Greed is Good

Reflection: Anyone who has ever studied the economy has certainly experienced that two films clearly influenced the idea of how to dress in the business world; American Psycho and Wall Street. Both of the two incurable psycho with a penchant for expensive clothes and themselves. When the sequel to Wall Street now reach theaters in the spring, it is obvious how these two films still haunts and getting young businessmen to feel completely lost in the way of dressing.

A good friend who works at a medium-sized accounting firm told me about it on a job interview got a brand new graduate MBA, dressed in a double-breasted pinstriped suit, light blue shirt with a white collar, cuff links in gold, black gucciloafers and a red silk tie. Apart from half a scrawny body and way too large clothes a carbon copy of Gordon Gekko with all possible attributes. He got the job? No.

The story is not particularly unusual, but there are many who seem to be suffering from a distorted picture about the business world’s dress codes. And it’s not Gordon Gekko who haunts, it is most probably Patrick Bateman. And even if the sequel to Wall Street, from the trailer shows, feels much more modern in style, I tremble before any uplift for yuppiestilen.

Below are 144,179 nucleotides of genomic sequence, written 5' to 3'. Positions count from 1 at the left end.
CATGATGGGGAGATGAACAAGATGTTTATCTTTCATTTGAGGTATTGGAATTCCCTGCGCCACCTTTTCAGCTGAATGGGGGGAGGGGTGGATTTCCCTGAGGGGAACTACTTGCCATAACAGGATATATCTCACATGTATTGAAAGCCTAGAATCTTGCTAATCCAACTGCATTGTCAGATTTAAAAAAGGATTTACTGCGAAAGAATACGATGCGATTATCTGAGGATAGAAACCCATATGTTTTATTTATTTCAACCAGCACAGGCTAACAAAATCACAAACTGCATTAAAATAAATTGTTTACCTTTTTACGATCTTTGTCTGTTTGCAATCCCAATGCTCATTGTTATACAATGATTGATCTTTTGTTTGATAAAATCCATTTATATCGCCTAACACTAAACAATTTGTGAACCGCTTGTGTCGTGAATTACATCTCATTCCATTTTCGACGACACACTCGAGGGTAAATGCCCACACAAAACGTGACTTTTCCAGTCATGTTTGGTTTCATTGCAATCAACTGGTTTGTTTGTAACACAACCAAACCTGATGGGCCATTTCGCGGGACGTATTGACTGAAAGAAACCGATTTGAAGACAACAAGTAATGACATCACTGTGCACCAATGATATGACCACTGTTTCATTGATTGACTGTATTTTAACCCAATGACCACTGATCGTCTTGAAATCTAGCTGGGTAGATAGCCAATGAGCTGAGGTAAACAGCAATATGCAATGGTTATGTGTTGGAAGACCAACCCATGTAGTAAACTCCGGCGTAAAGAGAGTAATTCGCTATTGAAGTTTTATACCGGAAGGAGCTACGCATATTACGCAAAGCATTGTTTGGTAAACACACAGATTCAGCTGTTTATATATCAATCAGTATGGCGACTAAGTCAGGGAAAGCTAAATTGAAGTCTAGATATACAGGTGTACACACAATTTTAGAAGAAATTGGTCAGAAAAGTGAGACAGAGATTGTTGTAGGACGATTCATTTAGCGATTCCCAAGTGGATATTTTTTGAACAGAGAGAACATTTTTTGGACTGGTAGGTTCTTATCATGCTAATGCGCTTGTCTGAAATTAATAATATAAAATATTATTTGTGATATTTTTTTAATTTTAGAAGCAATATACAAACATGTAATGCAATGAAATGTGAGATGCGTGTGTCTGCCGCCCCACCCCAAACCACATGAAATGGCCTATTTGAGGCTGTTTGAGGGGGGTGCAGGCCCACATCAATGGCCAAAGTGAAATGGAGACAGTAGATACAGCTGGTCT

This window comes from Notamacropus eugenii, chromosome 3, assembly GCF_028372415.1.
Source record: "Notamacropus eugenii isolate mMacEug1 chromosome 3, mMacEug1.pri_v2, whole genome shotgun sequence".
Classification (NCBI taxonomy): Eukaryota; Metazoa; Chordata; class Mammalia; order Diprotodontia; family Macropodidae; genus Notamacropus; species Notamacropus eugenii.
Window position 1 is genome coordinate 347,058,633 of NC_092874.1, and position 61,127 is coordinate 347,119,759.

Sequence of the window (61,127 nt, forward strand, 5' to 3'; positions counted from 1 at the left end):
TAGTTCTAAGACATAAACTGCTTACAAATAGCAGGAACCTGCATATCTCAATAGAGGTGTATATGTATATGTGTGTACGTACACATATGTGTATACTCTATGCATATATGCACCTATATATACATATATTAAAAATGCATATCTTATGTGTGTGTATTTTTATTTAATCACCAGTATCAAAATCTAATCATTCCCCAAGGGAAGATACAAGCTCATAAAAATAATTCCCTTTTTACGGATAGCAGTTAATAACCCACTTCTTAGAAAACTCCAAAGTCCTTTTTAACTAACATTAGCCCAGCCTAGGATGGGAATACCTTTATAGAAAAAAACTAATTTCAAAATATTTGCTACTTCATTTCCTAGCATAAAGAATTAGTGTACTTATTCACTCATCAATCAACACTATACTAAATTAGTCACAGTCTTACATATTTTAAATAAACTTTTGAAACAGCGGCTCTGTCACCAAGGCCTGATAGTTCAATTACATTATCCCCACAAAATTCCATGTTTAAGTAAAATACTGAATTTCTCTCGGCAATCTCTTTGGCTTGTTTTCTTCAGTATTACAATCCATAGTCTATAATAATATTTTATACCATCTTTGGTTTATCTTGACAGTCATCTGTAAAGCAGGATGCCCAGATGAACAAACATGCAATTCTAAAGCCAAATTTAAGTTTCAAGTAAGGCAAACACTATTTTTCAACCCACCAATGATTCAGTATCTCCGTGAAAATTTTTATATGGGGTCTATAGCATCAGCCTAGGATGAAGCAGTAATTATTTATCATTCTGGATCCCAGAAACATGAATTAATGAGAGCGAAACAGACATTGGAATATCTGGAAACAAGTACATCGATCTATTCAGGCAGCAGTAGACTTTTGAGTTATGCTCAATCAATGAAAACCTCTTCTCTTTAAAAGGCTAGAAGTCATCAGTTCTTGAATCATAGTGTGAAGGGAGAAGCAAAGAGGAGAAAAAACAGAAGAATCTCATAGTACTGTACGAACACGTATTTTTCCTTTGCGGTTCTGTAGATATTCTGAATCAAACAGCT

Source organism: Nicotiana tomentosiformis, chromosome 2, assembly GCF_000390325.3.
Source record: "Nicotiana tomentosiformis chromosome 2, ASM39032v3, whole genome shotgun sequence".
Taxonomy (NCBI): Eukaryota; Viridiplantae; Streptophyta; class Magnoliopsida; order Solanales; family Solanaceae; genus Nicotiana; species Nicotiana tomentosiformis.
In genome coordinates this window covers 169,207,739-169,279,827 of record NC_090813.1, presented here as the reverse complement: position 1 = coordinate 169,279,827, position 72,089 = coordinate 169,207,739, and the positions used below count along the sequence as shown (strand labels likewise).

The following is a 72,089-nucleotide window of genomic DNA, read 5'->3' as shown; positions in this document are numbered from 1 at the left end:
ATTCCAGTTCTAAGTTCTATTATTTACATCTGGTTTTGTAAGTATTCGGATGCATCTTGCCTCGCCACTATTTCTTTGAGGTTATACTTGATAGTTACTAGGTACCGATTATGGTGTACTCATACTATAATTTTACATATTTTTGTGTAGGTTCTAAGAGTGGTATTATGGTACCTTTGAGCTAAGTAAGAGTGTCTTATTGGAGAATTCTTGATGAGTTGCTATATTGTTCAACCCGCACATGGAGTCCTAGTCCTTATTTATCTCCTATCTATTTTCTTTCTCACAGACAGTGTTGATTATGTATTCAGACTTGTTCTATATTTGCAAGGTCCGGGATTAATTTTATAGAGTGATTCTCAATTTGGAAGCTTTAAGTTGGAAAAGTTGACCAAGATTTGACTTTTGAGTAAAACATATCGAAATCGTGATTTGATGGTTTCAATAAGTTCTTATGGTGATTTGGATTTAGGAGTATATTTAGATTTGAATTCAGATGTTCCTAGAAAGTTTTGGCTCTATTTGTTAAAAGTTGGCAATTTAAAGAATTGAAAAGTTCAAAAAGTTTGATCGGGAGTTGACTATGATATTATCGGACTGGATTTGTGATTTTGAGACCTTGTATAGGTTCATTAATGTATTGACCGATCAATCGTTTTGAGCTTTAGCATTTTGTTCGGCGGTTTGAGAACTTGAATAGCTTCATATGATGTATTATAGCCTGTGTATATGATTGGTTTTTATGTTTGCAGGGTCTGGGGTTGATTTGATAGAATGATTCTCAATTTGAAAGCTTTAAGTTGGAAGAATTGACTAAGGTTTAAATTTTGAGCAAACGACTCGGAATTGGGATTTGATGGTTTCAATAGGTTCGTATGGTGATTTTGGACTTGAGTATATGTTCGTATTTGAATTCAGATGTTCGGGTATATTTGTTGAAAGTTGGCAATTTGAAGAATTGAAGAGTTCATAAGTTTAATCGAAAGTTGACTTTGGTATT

For what is a successful clothing such as an accountant, lawyer or investors? Really a välskuren suit, sober shirt and a pair of Nice shoes, all that is needed. It might sound ridiculously easy, which it also is. But something happens with men’s (mainly young people who read on Trading) self image as soon as they take on the suit. Instead of perfecting the little details they adopt a förelagat yuppieideal in the hope that radiate as much power as possible where nothing is enough.

So before you put the shoulder pads inside the shirt for the correct power-look, check out for example in the Italian businessman Matteo Marzotto , which proves that the feeling of the little details are above greed in all modes.